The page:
The intentional section of one or more nerves, when it is not technically possible to achieve a satisfactory nerve sparing, or special tricks to create proper fenestrations (small window) on the edge of the prosthesis to prevent the scar tissue to involve the spared nerves, ensures a further reduction of the rate of neuralgia and excellent patient outcomes.

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Polyvinylidene Fluoride Mesh (PVDF, DynaMesh®-IPOM) in The Laparoscopic Treatment of Incisional Hernia: A Prospective Comparative Trial versus Gore® ePTFE DUALMESH® Plus
Alessandro Verbo, MD, Assistant Professor, Paolo Pafundi, MD, Alberto Manno, MD, Department of Emergency Medicine, Rocco Bacccaro, MD, Assistant Professor, Augusto Veneziani, MD, Assistant Professor, Rosa Colli, MD, Assistant Professor, Claudio Coco, MD, Associate Professor, Department of Surgical Sciences, Università Cattolica del Sacro Cuore, Rome, Italy

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Background: Laparoscopic approach is now generally accepted for the treatment of incisional hernia. The ideal mesh is still to be found. The aim of this study is to compare the well-known Gore® DUALMESH® Plus (WL Gore & Associates, Flagstaff, AZ) to a new prosthesis, the DynaMesh®-IPOM (FEG Textiltechnik GmbH, Aachen, Germany), to clinically verify its potential benefits in the laparoscopic treatment of incisional hernia.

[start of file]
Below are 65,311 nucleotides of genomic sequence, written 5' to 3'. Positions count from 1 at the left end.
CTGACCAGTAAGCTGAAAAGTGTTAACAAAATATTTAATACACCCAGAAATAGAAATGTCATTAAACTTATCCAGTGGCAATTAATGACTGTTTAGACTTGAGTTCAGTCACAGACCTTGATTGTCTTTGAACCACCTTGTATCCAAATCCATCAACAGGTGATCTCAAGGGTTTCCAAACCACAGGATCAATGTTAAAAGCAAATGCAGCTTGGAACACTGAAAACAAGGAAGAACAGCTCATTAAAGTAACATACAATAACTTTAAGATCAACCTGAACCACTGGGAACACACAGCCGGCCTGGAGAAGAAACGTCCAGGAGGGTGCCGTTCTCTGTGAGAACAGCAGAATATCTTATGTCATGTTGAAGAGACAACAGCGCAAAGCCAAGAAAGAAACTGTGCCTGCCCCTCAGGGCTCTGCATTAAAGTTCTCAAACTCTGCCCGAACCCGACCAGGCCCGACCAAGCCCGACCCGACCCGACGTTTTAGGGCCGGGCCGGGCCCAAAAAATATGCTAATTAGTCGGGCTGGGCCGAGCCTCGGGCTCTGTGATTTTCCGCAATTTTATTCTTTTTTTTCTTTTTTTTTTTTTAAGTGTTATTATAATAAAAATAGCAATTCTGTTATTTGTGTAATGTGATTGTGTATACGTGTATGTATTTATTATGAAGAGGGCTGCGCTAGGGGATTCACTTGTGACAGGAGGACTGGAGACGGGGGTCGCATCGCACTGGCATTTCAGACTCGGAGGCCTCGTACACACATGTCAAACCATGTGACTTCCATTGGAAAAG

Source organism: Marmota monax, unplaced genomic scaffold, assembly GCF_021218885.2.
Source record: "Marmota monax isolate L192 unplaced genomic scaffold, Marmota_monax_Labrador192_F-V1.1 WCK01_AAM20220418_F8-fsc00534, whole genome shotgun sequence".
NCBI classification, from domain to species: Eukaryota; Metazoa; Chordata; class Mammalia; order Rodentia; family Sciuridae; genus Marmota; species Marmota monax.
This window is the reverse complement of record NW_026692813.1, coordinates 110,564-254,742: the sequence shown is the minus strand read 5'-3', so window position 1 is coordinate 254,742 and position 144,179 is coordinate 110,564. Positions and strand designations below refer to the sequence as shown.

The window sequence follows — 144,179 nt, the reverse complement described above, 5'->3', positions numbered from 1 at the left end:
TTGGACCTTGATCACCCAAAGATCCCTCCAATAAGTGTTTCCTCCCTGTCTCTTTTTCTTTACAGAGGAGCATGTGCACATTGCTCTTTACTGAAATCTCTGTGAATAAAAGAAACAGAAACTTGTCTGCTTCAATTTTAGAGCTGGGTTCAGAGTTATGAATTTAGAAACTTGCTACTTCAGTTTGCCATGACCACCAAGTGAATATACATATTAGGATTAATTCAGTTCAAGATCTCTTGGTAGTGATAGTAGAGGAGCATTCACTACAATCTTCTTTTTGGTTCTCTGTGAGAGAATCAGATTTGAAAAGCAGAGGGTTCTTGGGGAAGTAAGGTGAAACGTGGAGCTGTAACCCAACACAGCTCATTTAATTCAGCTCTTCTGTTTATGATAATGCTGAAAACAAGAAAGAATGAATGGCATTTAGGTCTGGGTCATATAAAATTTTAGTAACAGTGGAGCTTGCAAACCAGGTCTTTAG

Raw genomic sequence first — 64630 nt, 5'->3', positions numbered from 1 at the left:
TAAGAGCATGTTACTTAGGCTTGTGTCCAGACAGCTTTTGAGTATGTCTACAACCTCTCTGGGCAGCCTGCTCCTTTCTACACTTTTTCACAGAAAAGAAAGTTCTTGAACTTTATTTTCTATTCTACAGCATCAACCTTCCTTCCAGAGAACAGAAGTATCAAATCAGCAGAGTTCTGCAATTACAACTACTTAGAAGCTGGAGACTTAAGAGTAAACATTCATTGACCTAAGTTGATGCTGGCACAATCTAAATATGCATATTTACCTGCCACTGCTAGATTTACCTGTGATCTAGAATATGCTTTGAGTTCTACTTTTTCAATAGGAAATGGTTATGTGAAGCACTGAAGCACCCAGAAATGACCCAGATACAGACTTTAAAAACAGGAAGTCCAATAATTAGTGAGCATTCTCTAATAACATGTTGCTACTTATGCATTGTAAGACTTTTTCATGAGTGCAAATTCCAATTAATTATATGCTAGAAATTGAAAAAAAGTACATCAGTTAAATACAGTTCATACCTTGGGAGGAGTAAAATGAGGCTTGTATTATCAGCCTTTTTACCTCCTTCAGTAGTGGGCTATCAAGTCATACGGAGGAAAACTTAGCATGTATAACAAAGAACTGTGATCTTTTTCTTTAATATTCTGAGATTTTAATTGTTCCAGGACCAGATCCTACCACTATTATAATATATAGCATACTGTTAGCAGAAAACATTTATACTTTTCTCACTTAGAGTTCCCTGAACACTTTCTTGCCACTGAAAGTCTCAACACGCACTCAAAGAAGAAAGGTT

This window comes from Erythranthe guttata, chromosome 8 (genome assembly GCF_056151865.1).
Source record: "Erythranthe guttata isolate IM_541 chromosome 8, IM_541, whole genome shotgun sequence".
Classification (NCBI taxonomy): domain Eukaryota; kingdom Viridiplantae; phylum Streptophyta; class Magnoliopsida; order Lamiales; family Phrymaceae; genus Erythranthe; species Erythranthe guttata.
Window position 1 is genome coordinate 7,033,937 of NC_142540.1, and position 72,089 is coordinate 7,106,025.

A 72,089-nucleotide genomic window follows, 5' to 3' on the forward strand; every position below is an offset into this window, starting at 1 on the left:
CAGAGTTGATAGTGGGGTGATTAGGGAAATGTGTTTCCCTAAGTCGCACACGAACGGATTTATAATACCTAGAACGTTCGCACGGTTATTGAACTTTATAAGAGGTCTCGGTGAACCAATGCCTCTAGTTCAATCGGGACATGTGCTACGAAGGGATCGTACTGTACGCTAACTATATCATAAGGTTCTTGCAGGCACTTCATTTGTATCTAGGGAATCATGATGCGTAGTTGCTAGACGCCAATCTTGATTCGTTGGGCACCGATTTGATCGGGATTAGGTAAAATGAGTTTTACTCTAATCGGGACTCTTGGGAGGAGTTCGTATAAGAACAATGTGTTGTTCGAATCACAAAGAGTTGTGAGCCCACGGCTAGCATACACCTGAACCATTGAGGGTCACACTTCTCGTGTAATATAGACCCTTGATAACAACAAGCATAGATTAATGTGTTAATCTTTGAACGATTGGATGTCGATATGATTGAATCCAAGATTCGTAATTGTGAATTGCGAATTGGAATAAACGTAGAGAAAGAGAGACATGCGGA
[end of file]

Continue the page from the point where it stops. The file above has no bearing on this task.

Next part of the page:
Materials and Methods: Comparing the results of the laparoscopic treatment of two groups of patients affected by incisional hernia using Gore® DUALMESH® Plus and DynaMesh®-IPOM.
Results: There were 45 females and 31 males, with age variable from 21 to 84 years of age. The two groups were well matched for age (median age 60 years for group A and 57.6 years for group B—p=0.44) and sex (28F and 17M group A and 13 F and 18 M group B—p=0.008), while median BMI resulted slightly higher in group B (26.12 group A and 29.74 group B—p=0.001). The median size of the defect was similar in the two groups (87.5 mm group A and 83.4 mm for group B—p=0.83), while the median operating time was slightly longer in group A (77 min group A and 67 min group B—p=0.44). No difference in the length of hospital stay was evidenced between the two groups (3.19 days for group A and 3 days for group B—p=0.74). Time to return to physical activity was similar between the two groups (13.46 days for group A and 12.7 days for group B—p=0.32). Minor complications occurred in 15 cases (19.7%): seromas (7 cases), prolonged ileus (6 cases), and hemoperitoneum (2 cases), without significant difference in the incidence of such complications in the two groups. Five recurrences (6.5% of cases) occurred. No differences in the recurrence rate was noted between the two groups (3 cases/7% for group A and 2 cases/6% for group B—p=00.7).